The Taconic Counseling Group

Nancy J. Ulrich, Ph.D.

How To Beat The Blues: Healthful Habits for the Relief of Depression

Depression can be called the "common cold" of mental health because the average person is bound to feel down at least once during his or her lifetime.  Simply put, sadness is a fundamental part of human experience which we all encounter at some point in time. 


Sadness or depression may be brought on by a number of different life factors.  Some people become depressed in response to a stressful and upsetting event, such as a loss, death or relationship breakup.  Other people tend to experience feelings of sadness or depression due to events which occurred in their younger years, which result in important yet upsetting memories.  Still others become depressed due to biological factors which are somewhat harder to identify. 


This emotional state can take many forms, ranging from a brief period of feeling sad to a more serious episode of depression.  If you are feeling sad or blue, there are many things that you might do to feel better.  Most depressions diminish within the first six months.  Here are some commonly recommended suggestions to help combat mild feelings of depression.  At the end of this list, there are some important indicators of more persistent or serious depression that might require professional consultation. 


1.  EXERCISE CAN HELP IMPROVE YOUR MOOD and combat anxiety by helping you to relax, increasing your stamina, releasing natural "tranquilizers" (endorphins) and improving your sleep.  Start with five to ten minutes of exercise daily and try working up to twenty to thirty minutes of aerobic walking, biking, running or swimming at least three times per week.  Check with your doctor prior to starting any strenuous exercise program.


2.  PAY ATTENTION TO YOUR BODY.  Frequent sickness can be a sign of depression. Good nutrition can fortify your body, while skipping meals or eating "junk" food may deplete your body of the essential nutrients that can keep you healthy. Be sure to eat only when you are hungry, don't skip a meal, and select wholesome fruits and vegetables as a treat.  Avoid caffeine and sugar, which can contribute to mood swings.  Take a moment before eating to relax and breathe deeply. 


Go to the doctor for a physical examination.  It is always important to rule out possible reasons for depression that may actually be caused by particular physical conditions.  Examples of these include Lyme disease, thyroid imbalance, or other syndromes which, if treated, can help you to feel less depressed. 


3.   REST TO RESTORE YOURSELF.   Try to get 6-8 hours of sleep beginning at your regular bedtime in order to feel rested the next day.  If you are unable to fall asleep after half an hour, try getting out of bed and drinking a cup of hot milk or chamomile tea -- it may help you to relax. If you find yourself sleeping a lot more than usual, perhaps as an escape from feelings of sadness, it may indicate that you should seek a therapist for help.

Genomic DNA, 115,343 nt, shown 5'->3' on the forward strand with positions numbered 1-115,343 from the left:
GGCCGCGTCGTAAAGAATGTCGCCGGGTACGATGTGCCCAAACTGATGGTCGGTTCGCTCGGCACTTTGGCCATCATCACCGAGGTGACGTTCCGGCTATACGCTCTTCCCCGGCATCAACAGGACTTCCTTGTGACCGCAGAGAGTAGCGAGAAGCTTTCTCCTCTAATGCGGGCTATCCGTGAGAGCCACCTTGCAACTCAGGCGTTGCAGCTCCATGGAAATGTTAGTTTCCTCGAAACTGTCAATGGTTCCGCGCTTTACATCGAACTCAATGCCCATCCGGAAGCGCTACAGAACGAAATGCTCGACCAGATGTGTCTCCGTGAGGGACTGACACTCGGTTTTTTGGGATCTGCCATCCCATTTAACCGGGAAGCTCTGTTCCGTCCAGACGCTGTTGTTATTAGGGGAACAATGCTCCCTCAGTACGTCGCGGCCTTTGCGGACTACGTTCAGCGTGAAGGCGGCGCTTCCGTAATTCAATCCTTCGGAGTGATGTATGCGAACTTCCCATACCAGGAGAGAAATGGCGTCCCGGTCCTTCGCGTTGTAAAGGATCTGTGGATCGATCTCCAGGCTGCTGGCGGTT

4.  AVOID HARMFUL SUBSTANCES.  Taking drugs or drinking alcohol can make depressive symptoms worse or can trigger a dangerous interaction with medications. 


5.  COMFORT YOURSELF WITH SUPPORTIVE COMPANIONS.  Seek out supportive people who will listen to you without judging or giving unsolicited advice.  Helpful people can remind you of your strengths and better times.  Spending time with people you enjoy or doing things you like to do will also raise your spirits.  Try at least one favorite activity a day, or talk with one person who makes you feel special. 


6.  USE POSITIVE THOUGHTS TO STOP "NEGATIVE SELF-TALK."  When depressed, people often find fault with themselves.  It helps to review self-criticism to see if something truly needs to be done.  However, you may find that you are berating yourself over and over; such negative self-talk helps no one.  Stopping negative self-talk can help.


It is always helpful to remind yourself: "This, too, shall pass."  If you catch yourself in negative self-talk, try to consider new angles to the problem.  Turn "black and white" thinking into shades of grey.  Think out loud or talk things over with a friend.  Actively listing your own strengths can help remind you of your best capabilities.  This can help you cope. 


7.  ENGAGE IN ACTIVITIES WHICH RENEW AND INSPIRE YOUR HEART AND MIND.  Many activities, such as meditation, prayer, or deep breathing for relaxation can help you to remember the things that are most valuable and important to you.  Look for meaning in your life and seek your own spiritual path.  Spend time in nature.  Seek out beauty.  Find ways to accept yourself and forgive your mistakes in life.


8.  FIND YOUR VOICE THROUGH CREATIVE EXERCISES.  Activities such as writing in a journal, creating art, or listening to music can help express feelings that may be hard to understand.  Many artists and writers have used these avenues to eloquently describe their emotional experiences and to begin to feel less depressed.  All of these exercises can be done independently or with a friend. 


9.  WHENEVER POSSIBLE, MAINTAIN YOUR DAILY ROUTINES.  Sometimes, keeping up daily routines can help one to get back on track.  The expression "Put one foot in front of the other" is useful to many, because it helps to accomplish the things one is capable of achieving. 




Feelings of sadness may be more accurately termed "depression" when one experiences a number of related difficulties in one's life, such as changes in sleep habits, changes in eating habits, significant weight gain or loss, reduced level of energy, increased irritability, difficulty concentrating, feelings of hopelessness, or thoughts of suicide.  If you are experiencing any of the above difficulties, it is recommended that you seek help from a professional, such as a psychologist or psychiatrist, in order to get the help you may need.